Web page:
5 Read-Alouds and How to use them for Instruction

I personally LOVE reading aloud to my kids, exploring the illustrations, and finding ways I can implement fun books into my instruction before or after. I am in a fourth grade classroom and have to be very strategic on what books I choose and how I use them! If you are in upper elementary, then you know that they act like they are paying their own bills and old enough to only read massive chapter books! I have found that they secretly still love reading picture books and being able to act like the age they are!

As an Amazon Associate, I do earn from qualifying purchases. Below, I have added links for these books on Amazon in which I would earn a small commission. #CommisionsEarned

  1. Hardly Haunted by Jessie Sima

The first book that comes to mind is Hardly Haunted because I just recently planned my lesson for this text. This book is PERFECT for spooky season with your kiddos! I used this in my fourth grade classroom and although the kids acted like they were too old for it, they loved it. Whether you this book for instruction or not it will be the perfect addition to your classroom library or for display in the October month!

I found there were endless possibilities in this book to base it around instruction, but I personally used it to teach onomatopoeia and have students identify examples of it within the text. Students were able to identify “creak”, “squeak”, “rattle”, etc. and it allowed them to firsthand see examples of this instead of just a definition they needed to add to their language arts journal.

Other instructional possibilities:

  • Onomatopoeia (Listed above)
  • Setting
  • Characters
  • Theme
  • Problem/Solution

2. The Most Magnificent Thing by Ashley Spires

This is another book that has endless options for instruction and is overall a must-read in your classroom! In my opinion, I would say this is perfect for upper elementary, but could also be read in the lower grades!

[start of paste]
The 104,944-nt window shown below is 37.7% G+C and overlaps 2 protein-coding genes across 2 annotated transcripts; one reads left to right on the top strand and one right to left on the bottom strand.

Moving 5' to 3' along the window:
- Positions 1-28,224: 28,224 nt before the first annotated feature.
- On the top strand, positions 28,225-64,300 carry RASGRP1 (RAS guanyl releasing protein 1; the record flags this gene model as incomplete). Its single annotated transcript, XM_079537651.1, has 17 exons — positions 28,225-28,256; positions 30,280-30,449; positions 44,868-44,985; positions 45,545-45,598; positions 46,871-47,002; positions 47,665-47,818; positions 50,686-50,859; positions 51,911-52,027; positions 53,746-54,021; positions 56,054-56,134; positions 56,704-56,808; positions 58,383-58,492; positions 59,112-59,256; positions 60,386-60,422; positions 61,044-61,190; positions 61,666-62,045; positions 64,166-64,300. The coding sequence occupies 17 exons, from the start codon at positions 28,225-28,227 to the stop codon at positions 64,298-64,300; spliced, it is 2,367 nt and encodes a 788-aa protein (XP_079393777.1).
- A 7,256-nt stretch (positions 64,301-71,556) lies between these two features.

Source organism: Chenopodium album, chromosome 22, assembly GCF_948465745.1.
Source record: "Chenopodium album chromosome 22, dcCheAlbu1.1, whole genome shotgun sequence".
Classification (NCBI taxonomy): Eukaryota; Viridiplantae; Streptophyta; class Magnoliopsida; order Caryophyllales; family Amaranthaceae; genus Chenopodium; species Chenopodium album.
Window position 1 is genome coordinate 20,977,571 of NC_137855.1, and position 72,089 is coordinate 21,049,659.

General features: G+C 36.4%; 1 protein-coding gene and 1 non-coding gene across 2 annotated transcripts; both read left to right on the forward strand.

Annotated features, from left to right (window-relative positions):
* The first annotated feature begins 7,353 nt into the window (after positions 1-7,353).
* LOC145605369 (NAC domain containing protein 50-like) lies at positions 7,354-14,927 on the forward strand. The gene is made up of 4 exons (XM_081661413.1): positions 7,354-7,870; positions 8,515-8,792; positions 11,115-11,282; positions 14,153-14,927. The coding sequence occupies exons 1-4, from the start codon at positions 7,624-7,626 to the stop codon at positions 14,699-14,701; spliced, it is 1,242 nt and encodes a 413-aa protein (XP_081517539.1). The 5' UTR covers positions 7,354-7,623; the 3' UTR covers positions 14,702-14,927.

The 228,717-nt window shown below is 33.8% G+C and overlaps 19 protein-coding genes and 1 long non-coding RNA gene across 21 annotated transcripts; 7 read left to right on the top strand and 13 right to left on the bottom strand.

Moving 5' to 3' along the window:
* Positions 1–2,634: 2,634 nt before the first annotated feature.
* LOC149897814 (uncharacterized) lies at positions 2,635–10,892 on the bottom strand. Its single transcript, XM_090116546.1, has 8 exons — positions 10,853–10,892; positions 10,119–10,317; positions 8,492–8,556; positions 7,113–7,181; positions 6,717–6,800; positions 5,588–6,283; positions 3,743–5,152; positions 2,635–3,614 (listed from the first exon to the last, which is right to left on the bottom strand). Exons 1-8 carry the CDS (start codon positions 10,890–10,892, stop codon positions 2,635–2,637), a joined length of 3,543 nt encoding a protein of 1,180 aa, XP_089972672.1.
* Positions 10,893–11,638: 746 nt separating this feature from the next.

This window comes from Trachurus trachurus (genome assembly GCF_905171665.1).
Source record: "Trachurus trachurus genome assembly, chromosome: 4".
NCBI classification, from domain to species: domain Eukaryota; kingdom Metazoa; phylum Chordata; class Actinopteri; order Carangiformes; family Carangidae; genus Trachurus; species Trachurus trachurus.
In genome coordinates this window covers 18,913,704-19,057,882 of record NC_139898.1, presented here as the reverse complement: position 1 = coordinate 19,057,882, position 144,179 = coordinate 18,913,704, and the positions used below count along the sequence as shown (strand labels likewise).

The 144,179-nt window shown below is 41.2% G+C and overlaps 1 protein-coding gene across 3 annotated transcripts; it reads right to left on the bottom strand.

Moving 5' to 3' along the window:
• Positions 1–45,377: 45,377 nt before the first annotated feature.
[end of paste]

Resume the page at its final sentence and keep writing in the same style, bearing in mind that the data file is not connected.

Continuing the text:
In my classroom, I used this book to teach theme. I explained what theme is, gave the definition, discussed theme vs. main idea, and then read this book for students to help identify what the theme of the book was. This led to a great conversation on perseverance and how we can overcome hard times and struggles!

Other instructional possibilities:

  • Theme (Described Above)
  • Growth Mindset
  • Persuasive Writing- Have students create their ‘most magnificent thing’ and persuade their readers why it is the MOST magnificent thing
  • Setting Goals
  • Idioms
  • Character Traits

3. The Day the Crayons Quit by Drew Daywalt

This is such a cute book for all elementary grades! Warning: your upper elementary students will 100% act like they did not enjoy this book, but the lesson along with it will make up for it!

In my room, I used this in a persuasive writing workshop. I read the story aloud, discussed the book with students such as the reasons behind why the crayons quit, and then began my writing workshop. In my room, I had all of our classroom chairs ‘quit’, students were given a prompt, and then had to persuade the chairs to come back. I got this idea from someone on Instagram, but changed the lesson and how I did things to fit my classroom. I will link my Smore below for the full writing workshop I did.